SAP had traditionally been about "best practices". According to SAP, companies stand to gain from SAP's global customer base and taking what is context for others and making it core for them. For example, what large scale operation would "build" their own inventory management system or human resource management system instead of buying it? You would spend much more effort and dollars to accomplish only a fraction of what a company like SAP has already been able to do. In addition, you benefit from their global R&D and refinement of best practices.
To fully reap the value of leveraging pre-packaged best practices however often requires you to minimize customization. Over customization would diminish the value of having a set best-practice to start with. Hence companies that just adopt the SAP practices would tend to benefit from higher levels of efficiencies. Or so goes the philosophy...
As I've written previously, the challenge with this thinking is that it limits innovation. Sure, you could argue innovation only matters around what is "core" to your business. But that line of distinction can be a bit fuzzy, and strong delineation could mean missed opportunities of taking what was "context" and transforming into "core". For example, if your core was manufacturing PC's and distribution was really context for you, you may miss out on creating a competitive differentiator by drastically changing the distribution practices.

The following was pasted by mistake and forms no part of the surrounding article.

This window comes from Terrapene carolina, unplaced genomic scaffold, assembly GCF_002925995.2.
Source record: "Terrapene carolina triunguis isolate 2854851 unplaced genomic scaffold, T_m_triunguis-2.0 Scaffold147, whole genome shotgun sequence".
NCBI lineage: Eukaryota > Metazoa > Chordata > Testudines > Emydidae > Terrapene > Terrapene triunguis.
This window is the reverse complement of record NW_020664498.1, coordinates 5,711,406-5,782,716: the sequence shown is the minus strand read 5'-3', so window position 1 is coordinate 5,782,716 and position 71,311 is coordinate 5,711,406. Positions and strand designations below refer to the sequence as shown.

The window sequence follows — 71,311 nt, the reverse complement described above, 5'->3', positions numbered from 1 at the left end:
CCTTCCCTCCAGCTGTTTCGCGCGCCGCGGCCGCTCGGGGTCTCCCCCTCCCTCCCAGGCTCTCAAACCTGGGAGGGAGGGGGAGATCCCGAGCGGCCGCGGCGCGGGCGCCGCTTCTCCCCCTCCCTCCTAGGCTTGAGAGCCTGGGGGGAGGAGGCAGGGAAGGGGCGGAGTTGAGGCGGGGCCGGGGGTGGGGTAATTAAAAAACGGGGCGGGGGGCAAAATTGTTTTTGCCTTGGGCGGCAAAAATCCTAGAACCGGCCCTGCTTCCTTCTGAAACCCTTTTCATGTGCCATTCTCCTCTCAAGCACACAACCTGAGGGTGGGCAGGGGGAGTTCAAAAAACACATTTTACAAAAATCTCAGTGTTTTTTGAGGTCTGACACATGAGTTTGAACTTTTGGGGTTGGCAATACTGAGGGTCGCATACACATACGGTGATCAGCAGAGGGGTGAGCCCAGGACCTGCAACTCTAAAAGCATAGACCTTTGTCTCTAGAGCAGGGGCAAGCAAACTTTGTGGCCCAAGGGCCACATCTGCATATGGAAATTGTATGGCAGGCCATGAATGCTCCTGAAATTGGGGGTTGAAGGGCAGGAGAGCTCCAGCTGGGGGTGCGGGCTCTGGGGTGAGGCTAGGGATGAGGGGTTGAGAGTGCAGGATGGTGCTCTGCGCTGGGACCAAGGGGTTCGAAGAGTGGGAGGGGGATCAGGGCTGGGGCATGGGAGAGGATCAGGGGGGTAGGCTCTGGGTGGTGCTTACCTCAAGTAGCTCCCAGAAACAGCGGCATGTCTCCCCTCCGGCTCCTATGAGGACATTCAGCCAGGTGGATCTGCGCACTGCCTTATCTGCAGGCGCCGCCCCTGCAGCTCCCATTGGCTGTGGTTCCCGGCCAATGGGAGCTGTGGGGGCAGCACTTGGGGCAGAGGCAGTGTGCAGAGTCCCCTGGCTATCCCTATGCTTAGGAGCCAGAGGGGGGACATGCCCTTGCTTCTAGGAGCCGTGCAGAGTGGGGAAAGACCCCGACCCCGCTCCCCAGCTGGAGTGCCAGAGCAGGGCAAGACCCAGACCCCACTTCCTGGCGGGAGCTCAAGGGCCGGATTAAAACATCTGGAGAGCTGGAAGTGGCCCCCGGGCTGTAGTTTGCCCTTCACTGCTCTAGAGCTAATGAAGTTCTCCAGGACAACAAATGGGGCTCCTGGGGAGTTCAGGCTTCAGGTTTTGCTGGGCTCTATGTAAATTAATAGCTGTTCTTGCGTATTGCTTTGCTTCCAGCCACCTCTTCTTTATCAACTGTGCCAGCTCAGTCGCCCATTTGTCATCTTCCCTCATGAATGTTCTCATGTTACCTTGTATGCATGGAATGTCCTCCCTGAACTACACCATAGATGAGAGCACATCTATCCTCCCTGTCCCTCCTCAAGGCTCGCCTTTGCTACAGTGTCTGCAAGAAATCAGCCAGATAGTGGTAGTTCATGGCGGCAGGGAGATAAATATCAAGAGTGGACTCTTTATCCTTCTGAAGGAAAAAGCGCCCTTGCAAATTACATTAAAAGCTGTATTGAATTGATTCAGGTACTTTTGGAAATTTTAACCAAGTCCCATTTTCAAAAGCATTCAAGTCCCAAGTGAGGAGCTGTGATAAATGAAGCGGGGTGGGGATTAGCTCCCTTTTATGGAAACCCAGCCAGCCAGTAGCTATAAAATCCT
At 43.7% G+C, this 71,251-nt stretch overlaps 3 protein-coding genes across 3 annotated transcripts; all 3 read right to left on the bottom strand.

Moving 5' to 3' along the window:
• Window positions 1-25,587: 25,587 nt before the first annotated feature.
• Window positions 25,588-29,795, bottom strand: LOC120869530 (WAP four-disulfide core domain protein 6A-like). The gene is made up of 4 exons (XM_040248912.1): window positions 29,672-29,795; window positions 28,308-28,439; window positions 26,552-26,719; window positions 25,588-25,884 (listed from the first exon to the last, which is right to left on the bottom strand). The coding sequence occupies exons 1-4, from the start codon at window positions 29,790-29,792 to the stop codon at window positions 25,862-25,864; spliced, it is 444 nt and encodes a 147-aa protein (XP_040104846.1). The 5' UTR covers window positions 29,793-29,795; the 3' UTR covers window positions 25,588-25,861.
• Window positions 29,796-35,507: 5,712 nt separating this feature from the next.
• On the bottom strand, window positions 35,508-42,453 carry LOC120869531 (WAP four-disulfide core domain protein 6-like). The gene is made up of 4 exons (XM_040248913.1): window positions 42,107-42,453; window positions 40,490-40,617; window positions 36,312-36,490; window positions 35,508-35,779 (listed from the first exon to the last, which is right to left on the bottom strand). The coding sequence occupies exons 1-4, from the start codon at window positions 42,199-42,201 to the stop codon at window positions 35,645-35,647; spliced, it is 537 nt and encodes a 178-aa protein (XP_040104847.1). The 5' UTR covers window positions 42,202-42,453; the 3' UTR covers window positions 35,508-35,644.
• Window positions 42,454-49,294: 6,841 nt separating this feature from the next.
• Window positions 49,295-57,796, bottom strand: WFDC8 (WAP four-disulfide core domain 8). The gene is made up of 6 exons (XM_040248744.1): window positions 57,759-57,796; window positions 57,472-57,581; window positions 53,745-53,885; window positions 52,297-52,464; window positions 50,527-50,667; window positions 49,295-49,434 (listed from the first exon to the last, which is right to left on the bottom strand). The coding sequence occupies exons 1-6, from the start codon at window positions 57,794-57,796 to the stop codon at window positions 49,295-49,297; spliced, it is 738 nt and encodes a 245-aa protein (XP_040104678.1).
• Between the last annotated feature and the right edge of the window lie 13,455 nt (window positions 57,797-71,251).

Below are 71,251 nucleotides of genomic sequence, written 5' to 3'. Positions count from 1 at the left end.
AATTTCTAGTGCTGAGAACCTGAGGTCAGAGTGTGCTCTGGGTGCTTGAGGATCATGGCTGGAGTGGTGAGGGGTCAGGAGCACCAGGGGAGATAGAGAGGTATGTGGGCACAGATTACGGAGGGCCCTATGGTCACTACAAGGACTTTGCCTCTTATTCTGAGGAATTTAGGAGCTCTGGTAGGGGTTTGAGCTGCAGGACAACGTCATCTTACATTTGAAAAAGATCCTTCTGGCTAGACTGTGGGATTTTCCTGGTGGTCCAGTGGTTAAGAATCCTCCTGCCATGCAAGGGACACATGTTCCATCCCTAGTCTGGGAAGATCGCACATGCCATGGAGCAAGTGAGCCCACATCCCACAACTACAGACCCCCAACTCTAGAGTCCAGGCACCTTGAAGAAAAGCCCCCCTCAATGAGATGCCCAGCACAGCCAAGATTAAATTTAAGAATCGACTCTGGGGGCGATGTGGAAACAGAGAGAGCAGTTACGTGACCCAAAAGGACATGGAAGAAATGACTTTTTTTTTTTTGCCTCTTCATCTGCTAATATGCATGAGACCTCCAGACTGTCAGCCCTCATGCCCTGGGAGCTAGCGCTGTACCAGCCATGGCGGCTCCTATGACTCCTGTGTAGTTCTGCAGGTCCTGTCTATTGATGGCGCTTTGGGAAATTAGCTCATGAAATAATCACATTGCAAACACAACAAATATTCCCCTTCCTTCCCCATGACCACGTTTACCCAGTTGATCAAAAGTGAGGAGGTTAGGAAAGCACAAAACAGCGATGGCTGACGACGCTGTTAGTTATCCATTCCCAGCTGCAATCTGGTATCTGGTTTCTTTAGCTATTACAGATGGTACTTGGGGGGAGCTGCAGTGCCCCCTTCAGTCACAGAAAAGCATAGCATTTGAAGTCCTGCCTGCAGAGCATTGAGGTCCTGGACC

For me it's been quite interesting to see how SAP has been on a road to "re-inventing" itself. The focus on SOA & BPM over the last few years and this most recent partnership with InnoCentive to crowdsource innovation could be a sign of things to come for all enterprises. If the world's biggest enterprise software giant whose core is around best-practices is now crowdsourcing for new practices... What are the implications to your organization?
Or perhaps it's just hoopla and SAP may not really be all that serious around crowdsourcing and is just doing this for appearances. Jevon ends his post by quoting Mark Yolton, Senior VP of the SAP community network, “We will only be posting problems which are not core to our business”. I hope not. As Clay Shirky stated, the old thinking was to focus on 80% gain for 20% effort but the new thinking is, why give up that last 20% of gain? Thoughts?